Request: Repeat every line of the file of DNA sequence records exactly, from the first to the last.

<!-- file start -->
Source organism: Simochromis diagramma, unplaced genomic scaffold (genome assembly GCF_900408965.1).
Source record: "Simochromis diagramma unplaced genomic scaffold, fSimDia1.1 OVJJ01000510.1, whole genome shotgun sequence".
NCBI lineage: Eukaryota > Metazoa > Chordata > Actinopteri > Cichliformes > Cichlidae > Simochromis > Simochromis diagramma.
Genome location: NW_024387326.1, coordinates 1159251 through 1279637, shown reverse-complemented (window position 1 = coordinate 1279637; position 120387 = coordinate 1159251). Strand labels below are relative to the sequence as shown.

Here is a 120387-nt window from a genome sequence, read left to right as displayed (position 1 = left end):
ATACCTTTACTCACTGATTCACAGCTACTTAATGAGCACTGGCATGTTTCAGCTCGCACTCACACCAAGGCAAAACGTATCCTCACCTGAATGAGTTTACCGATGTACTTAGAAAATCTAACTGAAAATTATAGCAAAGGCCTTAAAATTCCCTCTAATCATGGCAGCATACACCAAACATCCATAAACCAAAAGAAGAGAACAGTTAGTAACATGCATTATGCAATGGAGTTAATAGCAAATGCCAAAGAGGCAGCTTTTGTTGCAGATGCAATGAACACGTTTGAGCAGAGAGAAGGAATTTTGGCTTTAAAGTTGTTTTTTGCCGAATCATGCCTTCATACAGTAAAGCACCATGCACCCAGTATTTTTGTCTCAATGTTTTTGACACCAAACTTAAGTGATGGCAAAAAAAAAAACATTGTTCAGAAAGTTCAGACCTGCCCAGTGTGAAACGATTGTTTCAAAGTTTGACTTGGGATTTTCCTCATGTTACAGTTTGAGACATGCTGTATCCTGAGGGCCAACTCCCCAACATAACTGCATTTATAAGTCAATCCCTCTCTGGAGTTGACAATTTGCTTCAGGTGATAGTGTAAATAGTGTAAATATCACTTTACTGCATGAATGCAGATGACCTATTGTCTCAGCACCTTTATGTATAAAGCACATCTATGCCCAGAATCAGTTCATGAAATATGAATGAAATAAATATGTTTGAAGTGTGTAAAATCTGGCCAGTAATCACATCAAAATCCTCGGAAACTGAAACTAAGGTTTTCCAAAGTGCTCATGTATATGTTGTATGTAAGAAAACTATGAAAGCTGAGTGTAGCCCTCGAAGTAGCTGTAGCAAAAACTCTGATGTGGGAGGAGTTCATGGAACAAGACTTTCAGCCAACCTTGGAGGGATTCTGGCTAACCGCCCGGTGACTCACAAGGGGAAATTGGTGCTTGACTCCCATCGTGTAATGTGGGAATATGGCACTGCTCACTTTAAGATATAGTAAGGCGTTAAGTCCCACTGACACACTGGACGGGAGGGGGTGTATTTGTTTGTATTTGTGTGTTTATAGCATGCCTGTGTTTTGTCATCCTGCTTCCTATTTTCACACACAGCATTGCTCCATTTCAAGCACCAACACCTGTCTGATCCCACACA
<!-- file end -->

Source organism: Simochromis diagramma, unplaced genomic scaffold (genome assembly GCF_900408965.1).
Source record: "Simochromis diagramma unplaced genomic scaffold, fSimDia1.1 OVJJ01000510.1, whole genome shotgun sequence".
NCBI lineage: Eukaryota > Metazoa > Chordata > Actinopteri > Cichliformes > Cichlidae > Simochromis > Simochromis diagramma.
Genome location: NW_024387326.1, coordinates 1159251 through 1279637, shown reverse-complemented (window position 1 = coordinate 1279637; position 120387 = coordinate 1159251). Strand labels below are relative to the sequence as shown.

Here is a 120387-nt window from a genome sequence, read left to right as displayed (position 1 = left end):
ATACCTTTACTCACTGATTCACAGCTACTTAATGAGCACTGGCATGTTTCAGCTCGCACTCACACCAAGGCAAAACGTATCCTCACCTGAATGAGTTTACCGATGTACTTAGAAAATCTAACTGAAAATTATAGCAAAGGCCTTAAAATTCCCTCTAATCATGGCAGCATACACCAAACATCCATAAACCAAAAGAAGAGAACAGTTAGTAACATGCATTATGCAATGGAGTTAATAGCAAATGCCAAAGAGGCAGCTTTTGTTGCAGATGCAATGAACACGTTTGAGCAGAGAGAAGGAATTTTGGCTTTAAAGTTGTTTTTTGCCGAATCATGCCTTCATACAGTAAAGCACCATGCACCCAGTATTTTTGTCTCAATGTTTTTGACACCAAACTTAAGTGATGGCAAAAAAAAAAACATTGTTCAGAAAGTTCAGACCTGCCCAGTGTGAAACGATTGTTTCAAAGTTTGACTTGGGATTTTCCTCATGTTACAGTTTGAGACATGCTGTATCCTGAGGGCCAACTCCCCAACATAACTGCATTTATAAGTCAATCCCTCTCTGGAGTTGACAATTTGCTTCAGGTGATAGTGTAAATAGTGTAAATATCACTTTACTGCATGAATGCAGATGACCTATTGTCTCAGCACCTTTATGTATAAAGCACATCTATGCCCAGAATCAGTTCATGAAATATGAATGAAATAAATATGTTTGAAGTGTGTAAAATCTGGCCAGTAATCACATCAAAATCCTCGGAAACTGAAACTAAGGTTTTCCAAAGTGCTCATGTATATGTTGTATGTAAGAAAACTATGAAAGCTGAGTGTAGCCCTCGAAGTAGCTGTAGCAAAAACTCTGATGTGGGAGGAGTTCATGGAACAAGACTTTCAGCCAACCTTGGAGGGATTCTGGCTAACCGCCCGGTGACTCACAAGGGGAAATTGGTGCTTGACTCCCATCGTGTAATGTGGGAATATGGCACTGCTCACTTTAAGATATAGTAAGGCGTTAAGTCCCACTGACACACTGGACGGGAGGGGGTGTATTTGTTTGTATTTGTGTGTTTATAGCATGCCTGTGTTTTGTCATCCTGCTTCCTATTTTCACACACAGCATTGCTCCATTTCAAGCACCAACACCTGTCTGATCCCACACA